Visual Art

Artists and Engineers Solve the World's Problems

(Or at Least They Try)

Artists and Engineers Solve the World's Problems

When an innovative artist hears the word "programming," it means events—exhibitions, lectures, workshops. When an innovative engineer hears "programming," it's a synonym for the act of coding. Artists and engineers don't even speak the same language. But if they did, would it make a difference? Would they find that they actually want to do similar kinds of work in the world, and all they needed was translation? That's what Susie Lee and Hsu-Ken Ooi wanted to know. So the artist and the cofounder created an event last month that brought together 10 artists and 10 technologists to have 100 conversations over the span of two hours, with live-tweeting "chaperones" (of which I was one).

"I'm live-tweeting the 'speed dating' event at Project Room Seattle, where techies meet artists and the world's probs are solved" was how chaperone Brangien Davis described it. Issues raised included: how to receive the Japanese tsunami debris washing up on the West Coast (tourism to explore/commemorate? Sculpt it?), whether boredom is dead, how to design 2-D experiences that direct people back into the physical world rather than act as unhealthy escape hatches, how it feels when you get hold of an idea, what causes things to go viral, whether it's harder than it used to be to do something new, what it means that feel and smell are missing from technology, whether code is a living thing, and the meaning of competence.

A few fine tweets: "How could we measure and quantify the impact of a piece of art on our likelihood to be activist?" (Jenifer Ward). "The milliner and computer scientist eyeball one another knowingly" (C. Davida Ingram).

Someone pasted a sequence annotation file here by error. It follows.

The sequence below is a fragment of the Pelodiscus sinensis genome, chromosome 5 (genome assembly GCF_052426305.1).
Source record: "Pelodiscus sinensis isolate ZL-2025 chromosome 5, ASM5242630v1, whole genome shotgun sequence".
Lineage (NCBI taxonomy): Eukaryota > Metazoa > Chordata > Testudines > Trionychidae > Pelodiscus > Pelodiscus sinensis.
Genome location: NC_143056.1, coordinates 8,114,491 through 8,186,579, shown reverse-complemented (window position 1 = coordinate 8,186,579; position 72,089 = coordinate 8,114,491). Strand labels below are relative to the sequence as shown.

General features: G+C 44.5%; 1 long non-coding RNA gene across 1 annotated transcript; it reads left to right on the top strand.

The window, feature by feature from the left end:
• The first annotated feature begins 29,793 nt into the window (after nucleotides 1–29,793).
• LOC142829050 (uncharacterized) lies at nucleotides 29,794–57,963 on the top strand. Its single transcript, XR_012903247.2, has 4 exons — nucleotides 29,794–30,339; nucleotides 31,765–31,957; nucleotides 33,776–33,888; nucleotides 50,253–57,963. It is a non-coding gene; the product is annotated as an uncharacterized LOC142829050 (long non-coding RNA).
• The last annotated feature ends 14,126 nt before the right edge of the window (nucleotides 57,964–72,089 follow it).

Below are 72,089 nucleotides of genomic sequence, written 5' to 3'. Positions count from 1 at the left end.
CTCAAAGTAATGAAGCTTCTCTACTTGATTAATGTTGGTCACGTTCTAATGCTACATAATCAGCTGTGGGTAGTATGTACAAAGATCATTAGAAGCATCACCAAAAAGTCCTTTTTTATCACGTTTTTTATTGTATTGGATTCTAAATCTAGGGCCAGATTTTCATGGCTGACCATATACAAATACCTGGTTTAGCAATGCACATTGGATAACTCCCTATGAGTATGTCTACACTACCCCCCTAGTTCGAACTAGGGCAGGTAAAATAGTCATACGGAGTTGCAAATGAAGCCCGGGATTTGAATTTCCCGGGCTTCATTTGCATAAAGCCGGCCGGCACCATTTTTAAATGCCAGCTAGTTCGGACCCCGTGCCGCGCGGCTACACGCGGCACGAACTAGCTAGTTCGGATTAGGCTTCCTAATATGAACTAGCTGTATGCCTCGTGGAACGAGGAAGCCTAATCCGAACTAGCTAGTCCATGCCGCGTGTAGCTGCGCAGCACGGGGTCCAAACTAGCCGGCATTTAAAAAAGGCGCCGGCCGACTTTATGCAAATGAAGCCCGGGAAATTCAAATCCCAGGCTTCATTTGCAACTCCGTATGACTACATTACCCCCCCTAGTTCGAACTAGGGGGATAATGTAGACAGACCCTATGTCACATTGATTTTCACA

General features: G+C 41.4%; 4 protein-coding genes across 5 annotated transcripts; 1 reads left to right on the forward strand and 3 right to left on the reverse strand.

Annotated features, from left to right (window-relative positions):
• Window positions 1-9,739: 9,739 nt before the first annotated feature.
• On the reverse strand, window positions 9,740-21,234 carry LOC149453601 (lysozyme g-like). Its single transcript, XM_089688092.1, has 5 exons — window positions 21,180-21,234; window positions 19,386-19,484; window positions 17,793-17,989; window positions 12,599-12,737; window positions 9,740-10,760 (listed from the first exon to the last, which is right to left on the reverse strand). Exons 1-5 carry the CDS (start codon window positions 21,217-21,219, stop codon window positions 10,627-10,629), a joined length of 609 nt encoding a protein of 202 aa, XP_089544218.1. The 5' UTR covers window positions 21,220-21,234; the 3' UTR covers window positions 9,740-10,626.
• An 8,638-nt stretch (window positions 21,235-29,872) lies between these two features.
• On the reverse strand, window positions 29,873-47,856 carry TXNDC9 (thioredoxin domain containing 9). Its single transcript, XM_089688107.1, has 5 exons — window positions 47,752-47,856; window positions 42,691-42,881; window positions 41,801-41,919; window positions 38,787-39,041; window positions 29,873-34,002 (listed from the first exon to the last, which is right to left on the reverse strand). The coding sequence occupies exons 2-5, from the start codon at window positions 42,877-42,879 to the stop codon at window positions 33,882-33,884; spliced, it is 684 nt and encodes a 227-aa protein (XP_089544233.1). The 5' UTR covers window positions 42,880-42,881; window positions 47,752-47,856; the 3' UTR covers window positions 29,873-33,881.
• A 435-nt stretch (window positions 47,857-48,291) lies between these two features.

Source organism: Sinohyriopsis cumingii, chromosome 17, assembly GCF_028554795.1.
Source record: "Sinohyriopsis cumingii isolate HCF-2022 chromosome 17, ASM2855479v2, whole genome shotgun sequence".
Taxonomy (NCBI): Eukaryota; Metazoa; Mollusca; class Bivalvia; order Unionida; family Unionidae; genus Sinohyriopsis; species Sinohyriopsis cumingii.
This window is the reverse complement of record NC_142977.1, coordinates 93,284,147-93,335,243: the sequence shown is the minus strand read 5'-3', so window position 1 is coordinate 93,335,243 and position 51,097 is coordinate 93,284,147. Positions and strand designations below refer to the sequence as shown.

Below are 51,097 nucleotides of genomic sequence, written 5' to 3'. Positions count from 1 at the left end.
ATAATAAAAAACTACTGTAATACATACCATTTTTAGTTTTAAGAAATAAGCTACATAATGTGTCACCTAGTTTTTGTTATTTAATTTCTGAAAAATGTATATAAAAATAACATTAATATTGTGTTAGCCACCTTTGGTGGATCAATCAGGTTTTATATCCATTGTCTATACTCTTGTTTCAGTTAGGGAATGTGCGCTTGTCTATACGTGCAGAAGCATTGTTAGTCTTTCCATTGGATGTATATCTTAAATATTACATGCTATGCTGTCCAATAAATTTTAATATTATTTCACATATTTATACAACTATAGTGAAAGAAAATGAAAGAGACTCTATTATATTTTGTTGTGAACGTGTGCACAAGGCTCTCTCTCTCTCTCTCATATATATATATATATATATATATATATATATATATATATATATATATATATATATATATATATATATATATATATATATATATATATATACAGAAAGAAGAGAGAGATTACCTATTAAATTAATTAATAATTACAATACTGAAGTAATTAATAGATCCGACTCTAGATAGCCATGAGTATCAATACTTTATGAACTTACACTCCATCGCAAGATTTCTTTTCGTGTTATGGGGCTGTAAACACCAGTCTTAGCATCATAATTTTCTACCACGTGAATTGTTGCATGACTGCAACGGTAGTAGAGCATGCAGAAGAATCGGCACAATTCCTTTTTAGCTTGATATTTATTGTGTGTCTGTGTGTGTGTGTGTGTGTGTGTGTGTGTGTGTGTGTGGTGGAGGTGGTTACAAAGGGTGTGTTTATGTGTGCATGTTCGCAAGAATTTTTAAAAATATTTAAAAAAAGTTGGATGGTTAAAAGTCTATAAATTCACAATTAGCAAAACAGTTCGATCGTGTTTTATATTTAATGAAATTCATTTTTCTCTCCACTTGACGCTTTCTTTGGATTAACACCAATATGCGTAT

The event didn't solve the world's problems, but it generated ideas and energy and will be followed by a second date ("Dinner and a Movie," though it will include neither) on July 11, when the group will choose a problem to tackle collectively and begin. Anyone is welcome to join.

The venue, the Project Room, is significant. While small, new, conventionally structured galleries (display objects, sell objects) continue to rise up to support artists' more concrete efforts (most recently, True Love, Prographica, Blindfold, LTD., Prole Drift), the nonprofit Project Room is distinguished by its broad-mindedness and measured, quarterly pace. Jess Van Nostrand opened the Capitol Hill storefront last year after curating exhibitions at Cornish College of the Arts. She didn't want to just organize shows. She wanted to tackle big questions over extended periods of time from multiple perspectives. Invited artists spend days working there with public open hours, thinkers talk there, authors sit there around a table and cut up books to make new ones. All things cultural are displayed, made, and discussed, then further explored on a blog called Off Paper edited by the multitalented Ward (soon to be interim provost at Cornish).

The opening of the Project Room comes at a time when there are precious few alternative or nonprofit art centers left in Seattle. As stalwart Pioneer Square dealer Greg Kucera said recently of Lawrimore Project, which closed its doors on June 30 after six years of attempting to expose and expand on art-gallery-business-as-usual, "People don't understand what [Scott Lawrimore] was trying to do. He was trying to change the gallery model itself." The Project Room carries on the spirit of change that's always been part of art, but struggles to find places to alight when money gets tight. recommended


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As an artist from the stables of the now defunct 'LP' it stands to reason that this "new gallery model" by Ms. Lee and company and the "LP's" mission would be, as you and Mr. Kucera are trying so hard to make the case, in that same promotional thought process and general marketing approach. But what about the aspect of galleries, curators, and artists presenting just about anything and everything these days that they deem smart, relevant, revolutionary, 'genius', or just plain great and important art as the new avant garde, the movement to be reckoned with and respected, the take notice everyone, or the better buy it now before you can't schtick? Especially so when most of these presentations, this one included, seem far too intrinsically personal, generally fleeting in long term releveance, pretty darn shallow, and frankly, dull.